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Blast from the past

The opening ceremony of the 2014 Commonwealth Games takes place tonight in Celtic Park. Events on the track don’t kick off until Sunday, so in the meantime we’ve got 12 unforgettable memories to get you pumped for Glasgow.

1954 Vancouver – Men’s Mile Final

Dubbed the “Miracle Mile”, Roger Bannister’s defeat of John Landy at the Empire Stadium has taken on iconic status.

Both men – Bannister first, followed by Landy – had earlier in the year become the first in history to crack the four-minute mile. Their Vancouver match-up saw both achieve the feat in the same race to create track history.

Watch as Bannister reels in Landy in the second half of the race, kicking past the Australian for an epic win.

1974 Christchurch – Men’s 1500m Final

This is the race many regard as the finest 1500m in history, with Filbert Bayi hacking nearly a second from Jim Ryun’s world record. The Tanzanian executed the perfect front-running performance – a tactic that has served David Rudisha so well in recent years.

Much to the delight of the crowd, a late surge from Kiwi John Walker’s saw him dip under Ryun’s time. But it wasn’t enough and the race, along with the record, belonged to Bayi.

1990 Auckland – Men’s 800m Final

In what was supposed to be a glorious finale to a glittering athletics career, Seb Coe, struggling with a glandular virus, placed sixth in his last ever race.

Sammy Tirop led home a Kenyan 1-2, while Englishman Matthew Yates claimed a shock bronze medal – much to the excitement of BBC commentary maestro David Coleman.

1970 Edinburgh – Men’s 5000m Final

“Those legs like pieces of black elastic stretching out,” cries fabled BBC commentator David Coleman in another piece of commentary gold.

The legs in question belonged to Kip Keino, the cries coming as the Kenyan trailblazer threatened to strike on the crown of the final bend of the men’s 5000m in Edinburgh.

Yet on this occasion Keino, the reigning Olympic 1500m champion, could not respond as the Scottish pair of Ian Stewart and Ian McCafferty, who were roared on by a partisan home crowd to take a memorable 1-2.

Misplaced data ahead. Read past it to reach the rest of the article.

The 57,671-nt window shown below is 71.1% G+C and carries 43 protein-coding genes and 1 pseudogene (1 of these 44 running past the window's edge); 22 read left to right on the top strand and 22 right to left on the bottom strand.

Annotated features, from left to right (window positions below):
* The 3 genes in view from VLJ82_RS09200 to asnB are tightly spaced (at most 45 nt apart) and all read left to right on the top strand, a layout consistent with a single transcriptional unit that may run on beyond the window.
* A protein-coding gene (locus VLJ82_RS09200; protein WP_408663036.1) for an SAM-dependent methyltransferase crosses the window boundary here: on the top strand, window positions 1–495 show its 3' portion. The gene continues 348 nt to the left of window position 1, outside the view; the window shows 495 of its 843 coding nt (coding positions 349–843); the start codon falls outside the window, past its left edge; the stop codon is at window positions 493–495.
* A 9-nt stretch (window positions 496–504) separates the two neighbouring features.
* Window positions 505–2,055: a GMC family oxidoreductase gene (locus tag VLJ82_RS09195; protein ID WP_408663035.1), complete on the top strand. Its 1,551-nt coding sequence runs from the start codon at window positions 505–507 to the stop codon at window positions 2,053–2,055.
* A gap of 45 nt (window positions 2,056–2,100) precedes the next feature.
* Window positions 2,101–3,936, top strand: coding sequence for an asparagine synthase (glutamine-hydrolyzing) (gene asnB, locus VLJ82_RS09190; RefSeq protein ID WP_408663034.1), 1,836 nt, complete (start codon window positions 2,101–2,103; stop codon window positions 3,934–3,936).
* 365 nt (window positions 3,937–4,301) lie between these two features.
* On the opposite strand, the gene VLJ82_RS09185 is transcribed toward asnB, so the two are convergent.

1974 Christchurch – Men’s 400m hurdles final

England’s Alan Pascoe may have destroyed the best in the Commonwealth from the outside lane, but what everyone really remembers is his embarrassing post-race celebration when he attempts - with very rubbery legs - to clear a hurdle only to fall on his backside slapstick style...twice.

Pure athletics comedy gold.

1982 Brisbane – Men’s 200m Final

The first and only dead heat in Commonwealth Games history. Absolutely nothing could separate Scot Allan Wells from Englishman Mike McFarlane as both flashed across the line in 20.43. A classic.

1982 Brisbane – Women’s 400m Final

These games were lit up by Australian sprint icon Raelene Boyle. She signed off from a majestic career with a comprehensive victory in the 400m to notch her seventh Commonwealth gold medal. Some 18 years later, the Sydney Olympics would see another Aussie emerge as the golden girl in the form of Cathy Freeman.

1990 Auckland – Women’s 3000m final

Angela Chalmers is the only woman in the history of the Commonwealth Games to successfully defend a 3000m title. The first of those two titles came in Auckland, where she also took gold in the 1500m.

Here she runs a tactically perfect race, picking off the group of talented Scottish runners who had led throughout. A classy burst in the final stretch sees her breeze past Yvonne Murray to complete the first half of an historic double.

1990 Auckland – Men’s 5000m Final

Listen to the Aussie commentators as their man Andrew “Lloydy” Lloyd broke John Ngugi’s heart in this piece of Commonwealth folklore.

Ngugi, the 1988 Olympic 5000m champion, had taken a tumble in the second lap of the race leaving him well behind the pack. The effort he had to invest to regain the lead would ultimately cost him at the last.

But nobody could deny Lloydy his moment – just five years earlier he had been in a car crash which claimed his wife’s life. Seven operations to his ankle and elbow later came this heroic race.

1998 Kuala Lumpur – Men’s 100m final

“Hello Ato” barks the Aussie commentator as Trinidad’s Ato Boldon roars to victory in Malaysia. It needed a world-class run to beat the world-class 100m field, and that’s exactly what Boldon provided – his time of 9.88 was within 0.04 of Donovan Bailey’s world record.

2006 Melbourne – Women’s Marathon

The lead swapped between Kerryn McCann and Kenyan Hellen Cherono Koskei an astonishing six times over the final two kilometers, a stretch that included an agonising climb back towards the MCG Stadium.

Roared on by 100,000 screaming Aussies, McCann took the victory over the final metres. She had taken gold in the same event four years earlier in Manchester, but this was the race she described as her greatest victory. Spine-tingling stuff.

2006 Melbourne – Men’s 5000m final

Craig Mottram, like Kerryn McCann backed by a home crowd of 100,000 in the cavernous MCG, couldn’t quite deliver gold as he finally had to concede defeat to diminutive Kenyan Augustine Choge.

Co-commentator Steve Ovett described it as one of the greatest 5000m races ever. Few would disagree.